In comparison to human leukocyte antigen (HLA) polymorphism, the impact of allelic sequence variation within T cell receptor (TCR) loci is much less understood. Particular TCR loci have been associated with autoimmunity, but the molecular basis for this phenomenon is undefined. We examined the T cell response to an HLA-B*3501–restricted epitope (HPVGEADYFEY) from Epstein-Barr virus (EBV), which is frequently dominated by a TRBV9*01+ public TCR (TK3). However, the common allelic variant TRBV9*02, which differs by a single amino acid near the CDR2β loop (Gln55→His55), was never used in this response. The structure of the TK3 TCR, its allelic variant, and a nonnaturally occurring mutant (Gln55→Ala55) in complex with HLA-B*3501HPVGEADYFEY revealed that the Gln55→His55 polymorphism affected the charge complementarity at the TCR–peptide-MHC interface, resulting in reduced functional recognition of the cognate and naturally occurring variants of this EBV peptide. Thus, polymorphism in the TCR loci may contribute toward variability in immune responses and the outcome of infection.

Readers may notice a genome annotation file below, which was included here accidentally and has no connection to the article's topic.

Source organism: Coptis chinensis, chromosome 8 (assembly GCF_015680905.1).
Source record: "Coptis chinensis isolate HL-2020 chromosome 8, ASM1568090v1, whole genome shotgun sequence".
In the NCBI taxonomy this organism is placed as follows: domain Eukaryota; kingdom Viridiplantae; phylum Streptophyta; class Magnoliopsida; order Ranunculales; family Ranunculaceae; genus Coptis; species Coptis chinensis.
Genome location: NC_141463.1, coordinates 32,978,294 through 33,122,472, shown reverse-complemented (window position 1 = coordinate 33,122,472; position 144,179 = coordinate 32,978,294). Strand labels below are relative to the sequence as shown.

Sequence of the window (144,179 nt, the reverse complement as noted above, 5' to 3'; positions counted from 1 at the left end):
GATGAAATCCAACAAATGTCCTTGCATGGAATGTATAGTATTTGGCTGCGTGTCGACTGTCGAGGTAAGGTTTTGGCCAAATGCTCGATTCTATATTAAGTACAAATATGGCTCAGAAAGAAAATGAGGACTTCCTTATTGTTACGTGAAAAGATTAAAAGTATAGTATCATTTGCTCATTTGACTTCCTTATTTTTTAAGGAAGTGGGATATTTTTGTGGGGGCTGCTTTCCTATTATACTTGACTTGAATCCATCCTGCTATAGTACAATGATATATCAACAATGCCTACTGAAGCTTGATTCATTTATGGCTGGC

MHC molecules play a critical role in protective immunity by presenting antigenic peptide fragments for T cell recognition (Davis and Bjorkman, 1988). MHC polymorphism enhances immune defense across the population by ensuring wide variation in the T cell response to infecting pathogens through presentation of a broad array of target epitopes (Lawlor et al., 1990; Germain and Margulies, 1993). There are ∼4,000 different variants of HLA (Robinson et al., 2003), with polymorphism generally concentrated in the antigen-binding cleft, controlling the size and diversity of the peptide repertoire presented by each HLA molecule. Although HLA molecules can differ from each other by >30 amino acids, differences of only a few amino acids (micropolymorphism) can have a major impact on immune responses (Archbold et al., 2009). Namely, HLA micropolymorphism can influence the repertoire of peptides presented on the surface of APCs (Macdonald et al., 2003; Burrows et al., 2007), the conformation of HLA-bound peptide (Hülsmeyer et al., 2004; Tynan et al., 2005c), the dependence on chaperones for antigen loading (Zernich et al., 2004), αβ TCR recognition (Tynan et al., 2005a,b, 2007), and susceptibility to infectious disease (Limou et al., 2009).